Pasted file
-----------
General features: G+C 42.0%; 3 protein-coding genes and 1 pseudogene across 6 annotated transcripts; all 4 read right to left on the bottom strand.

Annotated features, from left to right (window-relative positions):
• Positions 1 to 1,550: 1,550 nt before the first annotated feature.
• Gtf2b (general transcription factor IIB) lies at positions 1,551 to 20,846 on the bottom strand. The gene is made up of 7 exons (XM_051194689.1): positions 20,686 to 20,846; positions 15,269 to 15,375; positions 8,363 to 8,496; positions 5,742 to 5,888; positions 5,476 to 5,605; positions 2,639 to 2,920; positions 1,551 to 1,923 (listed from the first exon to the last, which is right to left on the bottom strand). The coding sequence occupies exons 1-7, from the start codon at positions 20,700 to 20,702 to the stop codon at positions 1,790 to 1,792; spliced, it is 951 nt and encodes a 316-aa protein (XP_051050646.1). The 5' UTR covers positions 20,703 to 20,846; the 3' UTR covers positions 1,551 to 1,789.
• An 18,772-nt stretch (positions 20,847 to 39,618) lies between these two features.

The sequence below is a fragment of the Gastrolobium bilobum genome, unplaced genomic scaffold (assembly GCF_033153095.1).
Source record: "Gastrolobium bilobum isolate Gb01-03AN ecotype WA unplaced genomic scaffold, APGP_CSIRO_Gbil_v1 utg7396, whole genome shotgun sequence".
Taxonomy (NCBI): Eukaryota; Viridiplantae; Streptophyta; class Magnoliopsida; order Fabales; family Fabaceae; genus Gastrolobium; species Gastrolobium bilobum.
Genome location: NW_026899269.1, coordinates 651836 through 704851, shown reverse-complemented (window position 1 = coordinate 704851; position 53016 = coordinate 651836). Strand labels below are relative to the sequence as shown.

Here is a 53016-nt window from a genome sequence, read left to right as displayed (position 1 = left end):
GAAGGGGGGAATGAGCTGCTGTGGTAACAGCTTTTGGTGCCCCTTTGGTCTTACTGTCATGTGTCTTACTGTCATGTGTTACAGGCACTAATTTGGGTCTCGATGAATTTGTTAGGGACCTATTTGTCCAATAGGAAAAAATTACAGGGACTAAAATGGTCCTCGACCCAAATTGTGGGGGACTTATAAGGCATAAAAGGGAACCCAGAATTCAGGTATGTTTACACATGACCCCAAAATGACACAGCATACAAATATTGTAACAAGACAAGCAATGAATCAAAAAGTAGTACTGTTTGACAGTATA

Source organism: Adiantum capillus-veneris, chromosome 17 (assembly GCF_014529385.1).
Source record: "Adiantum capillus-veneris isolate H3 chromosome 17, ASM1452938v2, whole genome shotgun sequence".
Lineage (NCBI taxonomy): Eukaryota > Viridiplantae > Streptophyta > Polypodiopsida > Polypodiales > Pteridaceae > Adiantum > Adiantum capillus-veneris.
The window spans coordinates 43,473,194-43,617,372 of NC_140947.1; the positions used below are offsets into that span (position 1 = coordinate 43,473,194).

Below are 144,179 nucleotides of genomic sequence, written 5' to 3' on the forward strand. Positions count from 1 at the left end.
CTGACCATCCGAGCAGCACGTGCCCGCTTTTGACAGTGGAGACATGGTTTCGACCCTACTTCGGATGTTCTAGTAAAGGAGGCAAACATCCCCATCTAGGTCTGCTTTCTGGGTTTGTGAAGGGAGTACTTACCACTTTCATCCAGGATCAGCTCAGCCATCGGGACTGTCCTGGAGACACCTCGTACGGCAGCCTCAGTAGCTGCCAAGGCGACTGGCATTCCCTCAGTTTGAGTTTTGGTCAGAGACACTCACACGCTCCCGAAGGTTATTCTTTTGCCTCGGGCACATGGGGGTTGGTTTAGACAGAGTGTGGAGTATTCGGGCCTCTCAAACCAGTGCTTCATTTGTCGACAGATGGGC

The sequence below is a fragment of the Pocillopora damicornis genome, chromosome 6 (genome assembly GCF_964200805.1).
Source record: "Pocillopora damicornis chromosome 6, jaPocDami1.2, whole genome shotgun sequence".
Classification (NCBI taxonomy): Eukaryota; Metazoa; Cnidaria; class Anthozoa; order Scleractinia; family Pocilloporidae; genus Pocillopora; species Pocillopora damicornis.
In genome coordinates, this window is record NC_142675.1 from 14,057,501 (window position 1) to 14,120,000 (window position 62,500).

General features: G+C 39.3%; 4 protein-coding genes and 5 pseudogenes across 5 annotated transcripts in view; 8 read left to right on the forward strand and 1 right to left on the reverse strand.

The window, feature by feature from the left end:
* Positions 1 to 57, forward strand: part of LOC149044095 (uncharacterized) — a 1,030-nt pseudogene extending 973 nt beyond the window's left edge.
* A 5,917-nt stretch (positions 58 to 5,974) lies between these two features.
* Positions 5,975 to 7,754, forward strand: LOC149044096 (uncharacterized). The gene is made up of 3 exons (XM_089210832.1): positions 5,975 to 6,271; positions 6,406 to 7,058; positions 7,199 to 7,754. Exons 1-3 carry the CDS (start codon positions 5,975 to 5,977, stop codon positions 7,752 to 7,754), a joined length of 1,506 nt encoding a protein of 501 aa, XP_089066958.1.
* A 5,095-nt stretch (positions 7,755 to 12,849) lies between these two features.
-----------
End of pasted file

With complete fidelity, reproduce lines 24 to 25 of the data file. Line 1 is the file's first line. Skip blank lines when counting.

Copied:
* Positions 1 to 57, forward strand: part of LOC149044095 (uncharacterized) — a 1,030-nt pseudogene extending 973 nt beyond the window's left edge.
* A 5,917-nt stretch (positions 58 to 5,974) lies between these two features.